As a 4D developer, you may have dreamed of visualizing your data immediately and easily while you update/create it. Or maybe you’re a 4D administrator and you need to quickly find a record that causes an error due to inappropriate data. This has been possible with 4D’s built-in query interface and output form, but it can take time to customize this form and you may need a more responsive tool.
How about a modern and user-friendly web interface to view your data? And for a cherry on the top, what if this interface comes with a powerful query engine? Dream no more! All this is now a reality thanks to Data Explorer, a new tool provided as a Preview for you to evaluate it and give us your feedback.
Of course, it will be enhanced in future versions.
Let’s discover it now!
In this blog post, you discovered the power that shareable entity selections can offer. 4D focuses on data sharing because, in the long run, it leads to performance.
But we’re aware that this strategy might not be your current strategy. We’ve followed the discussions on the forum and understood your comments and feelings.
To soften this step and give you more flexibility and tools, we’ve made some enhancements regarding the nature (shareable or non-shareable) of entity selections.
4D v16 R6 introduced a new concept of communication between processes: shared object and shared collection variables! Thanks to this, you’re able to easily share information between processes.
Until now, entity selections weren’t shareable between processes. However, that has changed … we’re pleased to announce that in 4D v18 R5 entity selections are shareable!
Gone are the days of building a list of primary keys to move a selection of entities to another process. Enhance your multi-processes code by including ORDA entity selections as shared objects.
Keep reading to learn more.
4D v18 R4 and ORDA made it possible for you to create high-level class functions above the data model. This allows you to write business-oriented code to hide complexity, reduce errors, and speed up the development process.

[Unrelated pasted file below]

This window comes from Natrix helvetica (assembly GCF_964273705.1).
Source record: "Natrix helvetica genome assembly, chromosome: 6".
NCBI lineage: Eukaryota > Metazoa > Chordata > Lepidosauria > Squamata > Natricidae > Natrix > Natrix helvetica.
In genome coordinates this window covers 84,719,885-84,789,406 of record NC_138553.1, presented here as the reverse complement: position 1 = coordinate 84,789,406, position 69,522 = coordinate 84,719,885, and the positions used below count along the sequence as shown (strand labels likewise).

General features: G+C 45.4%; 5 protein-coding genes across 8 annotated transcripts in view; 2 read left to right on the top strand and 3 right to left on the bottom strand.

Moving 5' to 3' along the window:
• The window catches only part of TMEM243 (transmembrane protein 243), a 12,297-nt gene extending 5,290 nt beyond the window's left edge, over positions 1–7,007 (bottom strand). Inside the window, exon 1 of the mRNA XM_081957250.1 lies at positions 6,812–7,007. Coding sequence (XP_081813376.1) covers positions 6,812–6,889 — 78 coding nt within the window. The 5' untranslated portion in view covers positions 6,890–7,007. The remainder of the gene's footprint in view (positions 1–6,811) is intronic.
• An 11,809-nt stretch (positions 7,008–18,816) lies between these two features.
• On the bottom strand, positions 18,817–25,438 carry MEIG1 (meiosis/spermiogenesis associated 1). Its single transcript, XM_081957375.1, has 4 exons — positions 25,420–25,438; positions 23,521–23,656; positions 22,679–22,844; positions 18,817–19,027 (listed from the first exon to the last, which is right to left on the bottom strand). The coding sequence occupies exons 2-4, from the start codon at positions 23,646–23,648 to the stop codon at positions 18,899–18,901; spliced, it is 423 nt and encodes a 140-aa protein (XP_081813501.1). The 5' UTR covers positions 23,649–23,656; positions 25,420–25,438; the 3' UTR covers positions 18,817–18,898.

With 4D v18 R5, we’re bringing even more features to help you optimize and organize your code. For example, you might need to run a function locally on the client to improve performance when working in client/server mode. It’s now possible! Or if you expose your database as a REST server, you might want some functions to be available on the server-side but hidden for your REST clients. This is also possible!
By now you’re aware of the availability of ORDA classes. In this blog post, you’ll learn a few handy tips to get the most out of them!
Let’s see it in action!
In a previous blog post, we introduced you to the world of ORDA data model classes. Now it’s time to get our hands dirty and learn more!
You already know that ORDA’s structure (datastore, dataclass, entity, entity selection) is made up of objects. But they’re not just objects, they’re strongly-typed objects linked to specific ORDA classes. This means that you can write functions to hide the complexity of your data’s physical implementation.
ORDA was a revolution with 4D v17. It opened a whole new world of possibilities and took you to another programming dimension. A dimension where you can easily develop applications using an object-oriented approach.
We didn’t stop there! We continued to add enhancements to ORDA through a set of features in each subsequent feature release. Now with 4D v18 R4, we’re thrilled to be going another step further with the availability of ORDA data model classes. Classes dedicated to your data model.
This will greatly elevate your code. Your applications can now easily expose services, be more manageable and easier to maintain, and seamlessly integrate with other applications.
This is another big feature made possible thanks to the projects!
We’re thrilled to announce that 4D v18 R3 includes an enhancement that will have a huge impact on the developer’s experience. A feature many of you have requested, and 4D delivers!
When you work in 4D standalone mode during the development phase (writing and testing your code), you’re no longer required to restart your database in order to have an up-to-date datastore (ds) when the structure is updated!
Now you don’t need to restart the database each time you need a new attribute or a new table in your code! It’s all automatic!
When you call the ds command, you get an up-to-date datastore object. This means that several versions of this datastore object are handled at the same time … depending on when you updated your structure … without breaking running processes.
If you work in client / server mode, this works fine for code running on the 4D Server.
For remote clients, you simply need to restart the client requiring the structure’s update.
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